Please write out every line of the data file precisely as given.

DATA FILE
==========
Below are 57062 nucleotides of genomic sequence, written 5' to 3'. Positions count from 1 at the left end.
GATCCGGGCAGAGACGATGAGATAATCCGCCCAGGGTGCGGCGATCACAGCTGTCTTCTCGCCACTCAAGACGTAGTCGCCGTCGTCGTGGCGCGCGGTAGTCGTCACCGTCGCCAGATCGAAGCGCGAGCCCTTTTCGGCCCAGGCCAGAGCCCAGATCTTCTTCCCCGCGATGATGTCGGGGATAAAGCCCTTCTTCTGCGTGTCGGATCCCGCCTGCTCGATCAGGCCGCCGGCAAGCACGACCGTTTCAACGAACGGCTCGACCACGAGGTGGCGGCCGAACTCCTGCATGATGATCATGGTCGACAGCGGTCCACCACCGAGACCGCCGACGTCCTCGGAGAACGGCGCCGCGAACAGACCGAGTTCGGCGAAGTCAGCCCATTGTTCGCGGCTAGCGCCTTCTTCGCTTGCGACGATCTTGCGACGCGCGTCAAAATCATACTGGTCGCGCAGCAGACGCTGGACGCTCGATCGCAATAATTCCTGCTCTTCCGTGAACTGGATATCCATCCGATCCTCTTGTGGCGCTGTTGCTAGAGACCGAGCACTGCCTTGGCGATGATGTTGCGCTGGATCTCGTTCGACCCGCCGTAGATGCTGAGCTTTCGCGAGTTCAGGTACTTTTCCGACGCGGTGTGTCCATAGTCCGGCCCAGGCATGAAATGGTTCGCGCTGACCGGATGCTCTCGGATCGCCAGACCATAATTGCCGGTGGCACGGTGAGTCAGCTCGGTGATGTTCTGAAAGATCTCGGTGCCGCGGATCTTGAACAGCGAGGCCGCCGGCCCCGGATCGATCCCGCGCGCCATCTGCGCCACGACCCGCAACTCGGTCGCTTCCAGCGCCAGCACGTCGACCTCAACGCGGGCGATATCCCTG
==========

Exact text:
Below are 57062 nucleotides of genomic sequence, written 5' to 3'. Positions count from 1 at the left end.
GATCCGGGCAGAGACGATGAGATAATCCGCCCAGGGTGCGGCGATCACAGCTGTCTTCTCGCCACTCAAGACGTAGTCGCCGTCGTCGTGGCGCGCGGTAGTCGTCACCGTCGCCAGATCGAAGCGCGAGCCCTTTTCGGCCCAGGCCAGAGCCCAGATCTTCTTCCCCGCGATGATGTCGGGGATAAAGCCCTTCTTCTGCGTGTCGGATCCCGCCTGCTCGATCAGGCCGCCGGCAAGCACGACCGTTTCAACGAACGGCTCGACCACGAGGTGGCGGCCGAACTCCTGCATGATGATCATGGTCGACAGCGGTCCACCACCGAGACCGCCGACGTCCTCGGAGAACGGCGCCGCGAACAGACCGAGTTCGGCGAAGTCAGCCCATTGTTCGCGGCTAGCGCCTTCTTCGCTTGCGACGATCTTGCGACGCGCGTCAAAATCATACTGGTCGCGCAGCAGACGCTGGACGCTCGATCGCAATAATTCCTGCTCTTCCGTGAACTGGATATCCATCCGATCCTCTTGTGGCGCTGTTGCTAGAGACCGAGCACTGCCTTGGCGATGATGTTGCGCTGGATCTCGTTCGACCCGCCGTAGATGCTGAGCTTTCGCGAGTTCAGGTACTTTTCCGACGCGGTGTGTCCATAGTCCGGCCCAGGCATGAAATGGTTCGCGCTGACCGGATGCTCTCGGATCGCCAGACCATAATTGCCGGTGGCACGGTGAGTCAGCTCGGTGATGTTCTGAAAGATCTCGGTGCCGCGGATCTTGAACAGCGAGGCCGCCGGCCCCGGATCGATCCCGCGCGCCATCTGCGCCACGACCCGCAACTCGGTCGCTTCCAGCGCCAGCACGTCGACCTCAACGCGGGCGATATCCCTG